The only proclamation this week is for Dalhousie University Black and Gold Day on September 17th, celebrating that University’s 200th anniversary.
Which brings up a question: How are the proclamations generated? How does one get a proclamation? There are many days I would like “to proclaim” many things, and if a simple whoop-whoop for a school in another province is proclamation-worthy, I would like to lobby for a “Charles J. Howlett D.D.S. (Mayor of St. John’s from 1929-1932) is 100% Bang-able” day: a day to wear red pocket handkerchiefs to memorialize our historically bang-able mayor. I have a call in to the Mayor’s office to check the process and will update next week. Let’s do this. Howwwwlett (howled with gusto) 4eva.
Kelsey Drive Reaches (3 extra metres) for the Stars
Council approved an amendment to allow an increase in building height in the “Commercial Kenmount” zone along Kelsey Drive and Messenger Drive from 15 meters to 18 meters.
The Municipal Plan does not have to be changed to allow this. No neighbours have raised objections.
N(tp)IMBY: Not (Those People) In My Back Yard
Council also approved re-zoning a plot of land at 47a Heavy Tree road from “rural” to “residential medium density.” This was done to allow 32 semi-detached “dwellings” to be built behind the single family residences of the original new Diamond Marsh subdivision.
- “Dwellings” is a funny word. It is objectively funnier than “houses,” “buildings,” or “residences,” and I thank council for using the term often.
- There were objections from neighbours on this one. Three of which can be summed up with one quote from one of the submissions, “At the risk of sounding like a snob, unfortunately, these types of semi-detached dwellings attract lower income residents and that is not the area that we selected when we chose to build in Diamond Marsh.”
The quote proves, for the one-billionth time, that people think they possess some sort of right-of-suburban-values over land beyond their property line where activity on that land would infringe on their ease of parking, view and/or tone and calibre of neighbour.
You can choose who you invite into your home, but not who exists within your line of sight. Take a deep breath, make a , and settle in to this dirty old world.
Cllr Collins, bless his unperturbible soul said, “I’m okay with it.”
Thrift Store Goods and Sundry Land Sales
Beagle Paws will be allowed to operate a thrift store out of 45 Blackmarsh Rd. Now, I’m no fan of beagles, their very nature is anathema to mine, and they look like an annoying disney show on a leash, but I would never disparage their right to be rescued, and a town cannot have enough thrift stores, so yay!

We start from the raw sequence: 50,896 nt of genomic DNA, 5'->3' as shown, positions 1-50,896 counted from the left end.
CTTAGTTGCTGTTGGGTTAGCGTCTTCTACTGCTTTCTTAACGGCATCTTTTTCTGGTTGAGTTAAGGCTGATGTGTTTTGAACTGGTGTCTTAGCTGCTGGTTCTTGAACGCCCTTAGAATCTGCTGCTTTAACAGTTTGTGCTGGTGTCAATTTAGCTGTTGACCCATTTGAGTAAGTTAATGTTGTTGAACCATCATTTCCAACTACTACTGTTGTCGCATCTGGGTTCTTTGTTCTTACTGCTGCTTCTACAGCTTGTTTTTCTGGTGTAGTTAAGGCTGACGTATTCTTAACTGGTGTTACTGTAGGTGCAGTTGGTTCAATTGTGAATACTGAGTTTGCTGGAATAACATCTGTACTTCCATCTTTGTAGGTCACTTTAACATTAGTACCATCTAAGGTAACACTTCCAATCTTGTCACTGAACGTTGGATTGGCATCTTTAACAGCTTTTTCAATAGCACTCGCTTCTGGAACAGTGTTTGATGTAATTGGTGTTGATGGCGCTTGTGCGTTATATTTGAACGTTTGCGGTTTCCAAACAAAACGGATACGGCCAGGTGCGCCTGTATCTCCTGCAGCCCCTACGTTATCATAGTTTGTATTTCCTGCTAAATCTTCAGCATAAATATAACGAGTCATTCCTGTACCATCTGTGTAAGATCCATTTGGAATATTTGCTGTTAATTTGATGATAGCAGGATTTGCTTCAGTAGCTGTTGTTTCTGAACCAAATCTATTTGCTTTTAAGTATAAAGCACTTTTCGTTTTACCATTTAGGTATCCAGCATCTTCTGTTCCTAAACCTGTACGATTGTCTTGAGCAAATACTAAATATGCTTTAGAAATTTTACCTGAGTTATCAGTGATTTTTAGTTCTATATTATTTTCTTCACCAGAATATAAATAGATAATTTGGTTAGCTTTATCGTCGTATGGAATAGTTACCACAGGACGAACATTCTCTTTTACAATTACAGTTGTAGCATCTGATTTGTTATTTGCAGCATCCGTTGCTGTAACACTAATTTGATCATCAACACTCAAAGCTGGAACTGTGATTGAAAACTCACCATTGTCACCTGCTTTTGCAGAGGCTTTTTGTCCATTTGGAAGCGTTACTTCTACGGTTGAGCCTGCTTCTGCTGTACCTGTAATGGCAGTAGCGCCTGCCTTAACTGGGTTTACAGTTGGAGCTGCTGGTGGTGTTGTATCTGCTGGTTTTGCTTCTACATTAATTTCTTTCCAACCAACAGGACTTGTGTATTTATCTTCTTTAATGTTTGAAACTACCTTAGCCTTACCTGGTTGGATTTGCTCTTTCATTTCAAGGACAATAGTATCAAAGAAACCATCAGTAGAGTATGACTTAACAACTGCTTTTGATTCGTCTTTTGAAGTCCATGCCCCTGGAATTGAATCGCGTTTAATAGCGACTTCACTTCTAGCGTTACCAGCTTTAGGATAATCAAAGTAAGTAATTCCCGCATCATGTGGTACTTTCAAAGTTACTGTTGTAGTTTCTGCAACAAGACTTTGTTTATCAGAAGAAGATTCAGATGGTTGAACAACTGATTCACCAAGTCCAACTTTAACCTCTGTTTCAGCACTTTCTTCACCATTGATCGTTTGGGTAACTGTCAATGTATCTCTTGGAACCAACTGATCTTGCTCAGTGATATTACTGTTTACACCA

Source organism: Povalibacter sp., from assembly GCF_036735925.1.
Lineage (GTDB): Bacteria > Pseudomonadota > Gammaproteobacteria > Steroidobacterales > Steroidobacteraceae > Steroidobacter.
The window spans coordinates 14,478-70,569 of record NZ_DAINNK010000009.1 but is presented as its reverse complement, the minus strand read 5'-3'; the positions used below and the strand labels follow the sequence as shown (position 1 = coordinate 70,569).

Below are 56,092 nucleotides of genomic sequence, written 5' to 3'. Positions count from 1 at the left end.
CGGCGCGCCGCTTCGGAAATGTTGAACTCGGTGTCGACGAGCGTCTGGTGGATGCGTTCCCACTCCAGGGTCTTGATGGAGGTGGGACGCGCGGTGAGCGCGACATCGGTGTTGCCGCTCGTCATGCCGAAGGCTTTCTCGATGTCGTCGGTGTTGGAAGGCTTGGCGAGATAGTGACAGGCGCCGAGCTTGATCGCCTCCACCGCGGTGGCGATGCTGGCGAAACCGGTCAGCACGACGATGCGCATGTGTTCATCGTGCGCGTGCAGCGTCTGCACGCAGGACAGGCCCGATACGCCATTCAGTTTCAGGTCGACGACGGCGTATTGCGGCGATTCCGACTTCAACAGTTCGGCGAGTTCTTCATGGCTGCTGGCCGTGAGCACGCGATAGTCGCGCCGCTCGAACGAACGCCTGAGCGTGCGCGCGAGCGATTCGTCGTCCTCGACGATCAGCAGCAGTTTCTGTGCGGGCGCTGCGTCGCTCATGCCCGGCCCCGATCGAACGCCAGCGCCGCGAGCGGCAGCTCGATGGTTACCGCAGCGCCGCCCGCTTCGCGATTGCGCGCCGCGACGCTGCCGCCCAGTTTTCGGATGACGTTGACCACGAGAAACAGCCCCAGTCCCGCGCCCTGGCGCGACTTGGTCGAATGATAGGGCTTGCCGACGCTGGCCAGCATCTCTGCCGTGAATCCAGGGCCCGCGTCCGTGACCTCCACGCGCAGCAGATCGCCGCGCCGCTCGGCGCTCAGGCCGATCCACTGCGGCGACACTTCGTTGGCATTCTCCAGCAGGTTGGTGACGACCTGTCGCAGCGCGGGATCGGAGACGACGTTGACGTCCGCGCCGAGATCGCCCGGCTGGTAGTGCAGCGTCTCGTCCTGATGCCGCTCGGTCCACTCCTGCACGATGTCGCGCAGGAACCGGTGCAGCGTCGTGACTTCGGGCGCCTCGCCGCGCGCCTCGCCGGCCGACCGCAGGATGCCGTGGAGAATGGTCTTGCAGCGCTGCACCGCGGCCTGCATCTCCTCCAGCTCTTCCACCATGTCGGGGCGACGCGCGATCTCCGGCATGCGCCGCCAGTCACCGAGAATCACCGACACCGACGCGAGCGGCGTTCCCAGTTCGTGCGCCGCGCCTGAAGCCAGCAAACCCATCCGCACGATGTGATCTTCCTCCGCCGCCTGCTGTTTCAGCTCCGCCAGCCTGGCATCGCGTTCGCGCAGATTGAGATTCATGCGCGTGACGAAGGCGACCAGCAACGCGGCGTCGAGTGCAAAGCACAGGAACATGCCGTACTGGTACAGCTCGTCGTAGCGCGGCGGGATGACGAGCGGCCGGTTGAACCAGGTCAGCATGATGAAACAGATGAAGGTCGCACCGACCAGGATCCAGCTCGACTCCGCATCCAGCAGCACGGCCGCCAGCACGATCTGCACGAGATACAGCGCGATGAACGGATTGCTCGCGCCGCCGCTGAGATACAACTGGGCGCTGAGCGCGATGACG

Audits and Parties
The city will pay ~570k over 5 years for the financial auditing services of BDO Canada.
I’m not sure if that is a good deal or not, but financial auditing cannot be a bad thing, especially in light of about spending/fraud at other levels of our government.
The rest of the council meeting was a few building set-backs/accessory buildings approved, and a list of up-coming events, which will all be repeated/advertised as they come up.
Since I’m not your social planner, go forth to FB Events and to city light poles and have a look for yourselves; how am I supposed to know what you’re into. I’m into ignoring event invites and watching Better Call Saul, and I certainly don’t want to think about Halloween events, road races, or (shudder) parades until I’m in a better mood. Which may or may not happen this year.
Deputy Mayor O’Leary asked, again, about how the city can better deal with illegal commercial signage posted on city property.
City Legal staff explained that the problem was enforcement, as it is hard to prove who put up the signs, to which most of council burst out with an implied duh-of-frustration, and asked, “Isn’t it the business advertised on the sign that puts them up?”
Legal explained that, even if you could prove the businesses are responsible for their own signs (and that it is not some local-business-loving-bandits), many of the businesses advertised are not registered, and therefore the city has no official address to use to start enforcement proceedings.
Legal further explained that if you call the numbers advertised on the illegal signs, and ask for an address to start enforcement procedures, they won’t always tell you. In light of which, let us pause and give credit to these local entrepreneurs for not only their advertising savvy, but their legal acumen.
City staff will continue to spend time taking down the signs which legal hopes will, eventually, be enough of a financial deterrent to the sign-bandits to make a difference.
It won’t be.
O’Leary knows this. The rest of council knows this. Staff knows this. Legal says it will look into how other municipalities deal with this issue. Expect the Deputy Mayor to revisit.
Also, Hickman asked the mayor to write a letter of support to the city of Toronto, in light of Ontario trying to interfere in the city’s local democratic processes.
Cllr. Hanlon congratulates the Newfoundland Avengers from the NL Cricket Association on their recent victory. Also, we have a cricket association which is “growing in popularity.” Now you know that.